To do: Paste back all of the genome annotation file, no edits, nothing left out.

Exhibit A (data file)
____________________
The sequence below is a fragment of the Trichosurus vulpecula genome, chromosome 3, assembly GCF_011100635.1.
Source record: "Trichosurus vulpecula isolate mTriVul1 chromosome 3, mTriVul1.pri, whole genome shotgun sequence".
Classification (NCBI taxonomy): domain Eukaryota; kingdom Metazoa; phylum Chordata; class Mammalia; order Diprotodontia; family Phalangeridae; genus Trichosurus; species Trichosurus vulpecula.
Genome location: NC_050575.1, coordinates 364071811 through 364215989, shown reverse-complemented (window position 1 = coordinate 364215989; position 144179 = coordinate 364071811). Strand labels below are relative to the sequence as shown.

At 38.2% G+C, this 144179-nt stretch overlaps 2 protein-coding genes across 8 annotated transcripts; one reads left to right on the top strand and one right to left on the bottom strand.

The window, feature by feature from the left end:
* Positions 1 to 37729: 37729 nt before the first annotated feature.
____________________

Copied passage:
The sequence below is a fragment of the Trichosurus vulpecula genome, chromosome 3, assembly GCF_011100635.1.
Source record: "Trichosurus vulpecula isolate mTriVul1 chromosome 3, mTriVul1.pri, whole genome shotgun sequence".
Classification (NCBI taxonomy): domain Eukaryota; kingdom Metazoa; phylum Chordata; class Mammalia; order Diprotodontia; family Phalangeridae; genus Trichosurus; species Trichosurus vulpecula.
Genome location: NC_050575.1, coordinates 364071811 through 364215989, shown reverse-complemented (window position 1 = coordinate 364215989; position 144179 = coordinate 364071811). Strand labels below are relative to the sequence as shown.

At 38.2% G+C, this 144179-nt stretch overlaps 2 protein-coding genes across 8 annotated transcripts; one reads left to right on the top strand and one right to left on the bottom strand.

The window, feature by feature from the left end:
* Positions 1 to 37729: 37729 nt before the first annotated feature.